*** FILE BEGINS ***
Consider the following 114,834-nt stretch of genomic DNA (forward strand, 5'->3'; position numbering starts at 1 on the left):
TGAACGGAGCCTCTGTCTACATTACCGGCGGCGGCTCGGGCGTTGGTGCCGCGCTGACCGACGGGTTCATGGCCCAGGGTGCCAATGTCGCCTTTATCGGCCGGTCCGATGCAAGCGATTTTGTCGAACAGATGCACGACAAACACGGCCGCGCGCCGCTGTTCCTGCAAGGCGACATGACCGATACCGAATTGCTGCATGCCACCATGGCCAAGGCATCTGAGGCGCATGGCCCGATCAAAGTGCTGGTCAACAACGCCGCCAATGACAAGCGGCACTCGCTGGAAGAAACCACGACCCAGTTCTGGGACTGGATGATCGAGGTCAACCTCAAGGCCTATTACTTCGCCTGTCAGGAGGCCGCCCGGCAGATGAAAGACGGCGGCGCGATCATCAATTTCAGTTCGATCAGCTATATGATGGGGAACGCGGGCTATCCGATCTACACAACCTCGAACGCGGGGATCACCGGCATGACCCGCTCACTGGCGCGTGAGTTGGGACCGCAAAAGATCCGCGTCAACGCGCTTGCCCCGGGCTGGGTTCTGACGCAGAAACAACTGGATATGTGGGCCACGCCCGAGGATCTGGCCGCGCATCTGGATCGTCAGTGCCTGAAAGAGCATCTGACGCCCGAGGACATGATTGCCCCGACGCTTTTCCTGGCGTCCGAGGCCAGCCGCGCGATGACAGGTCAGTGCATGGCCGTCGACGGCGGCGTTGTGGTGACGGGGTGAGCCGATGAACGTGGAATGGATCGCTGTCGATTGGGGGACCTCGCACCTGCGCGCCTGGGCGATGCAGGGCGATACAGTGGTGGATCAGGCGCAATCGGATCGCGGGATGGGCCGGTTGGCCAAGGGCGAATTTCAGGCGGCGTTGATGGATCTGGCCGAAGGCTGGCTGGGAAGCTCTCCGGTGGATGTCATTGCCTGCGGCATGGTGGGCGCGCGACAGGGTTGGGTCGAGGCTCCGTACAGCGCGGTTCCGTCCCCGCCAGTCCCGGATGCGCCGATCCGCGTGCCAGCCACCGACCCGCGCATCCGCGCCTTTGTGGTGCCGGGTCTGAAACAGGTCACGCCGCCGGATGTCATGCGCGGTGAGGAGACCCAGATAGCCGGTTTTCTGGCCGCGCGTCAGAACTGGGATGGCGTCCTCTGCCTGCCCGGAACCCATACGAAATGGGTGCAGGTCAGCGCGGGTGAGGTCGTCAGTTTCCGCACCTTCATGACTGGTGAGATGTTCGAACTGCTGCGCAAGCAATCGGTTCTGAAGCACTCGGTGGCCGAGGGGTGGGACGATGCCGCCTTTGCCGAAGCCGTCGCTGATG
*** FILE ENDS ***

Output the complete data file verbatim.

Consider the following 114,834-nt stretch of genomic DNA (forward strand, 5'->3'; position numbering starts at 1 on the left):
TGAACGGAGCCTCTGTCTACATTACCGGCGGCGGCTCGGGCGTTGGTGCCGCGCTGACCGACGGGTTCATGGCCCAGGGTGCCAATGTCGCCTTTATCGGCCGGTCCGATGCAAGCGATTTTGTCGAACAGATGCACGACAAACACGGCCGCGCGCCGCTGTTCCTGCAAGGCGACATGACCGATACCGAATTGCTGCATGCCACCATGGCCAAGGCATCTGAGGCGCATGGCCCGATCAAAGTGCTGGTCAACAACGCCGCCAATGACAAGCGGCACTCGCTGGAAGAAACCACGACCCAGTTCTGGGACTGGATGATCGAGGTCAACCTCAAGGCCTATTACTTCGCCTGTCAGGAGGCCGCCCGGCAGATGAAAGACGGCGGCGCGATCATCAATTTCAGTTCGATCAGCTATATGATGGGGAACGCGGGCTATCCGATCTACACAACCTCGAACGCGGGGATCACCGGCATGACCCGCTCACTGGCGCGTGAGTTGGGACCGCAAAAGATCCGCGTCAACGCGCTTGCCCCGGGCTGGGTTCTGACGCAGAAACAACTGGATATGTGGGCCACGCCCGAGGATCTGGCCGCGCATCTGGATCGTCAGTGCCTGAAAGAGCATCTGACGCCCGAGGACATGATTGCCCCGACGCTTTTCCTGGCGTCCGAGGCCAGCCGCGCGATGACAGGTCAGTGCATGGCCGTCGACGGCGGCGTTGTGGTGACGGGGTGAGCCGATGAACGTGGAATGGATCGCTGTCGATTGGGGGACCTCGCACCTGCGCGCCTGGGCGATGCAGGGCGATACAGTGGTGGATCAGGCGCAATCGGATCGCGGGATGGGCCGGTTGGCCAAGGGCGAATTTCAGGCGGCGTTGATGGATCTGGCCGAAGGCTGGCTGGGAAGCTCTCCGGTGGATGTCATTGCCTGCGGCATGGTGGGCGCGCGACAGGGTTGGGTCGAGGCTCCGTACAGCGCGGTTCCGTCCCCGCCAGTCCCGGATGCGCCGATCCGCGTGCCAGCCACCGACCCGCGCATCCGCGCCTTTGTGGTGCCGGGTCTGAAACAGGTCACGCCGCCGGATGTCATGCGCGGTGAGGAGACCCAGATAGCCGGTTTTCTGGCCGCGCGTCAGAACTGGGATGGCGTCCTCTGCCTGCCCGGAACCCATACGAAATGGGTGCAGGTCAGCGCGGGTGAGGTCGTCAGTTTCCGCACCTTCATGACTGGTGAGATGTTCGAACTGCTGCGCAAGCAATCGGTTCTGAAGCACTCGGTGGCCGAGGGGTGGGACGATGCCGCCTTTGCCGAAGCCGTCGCTGATG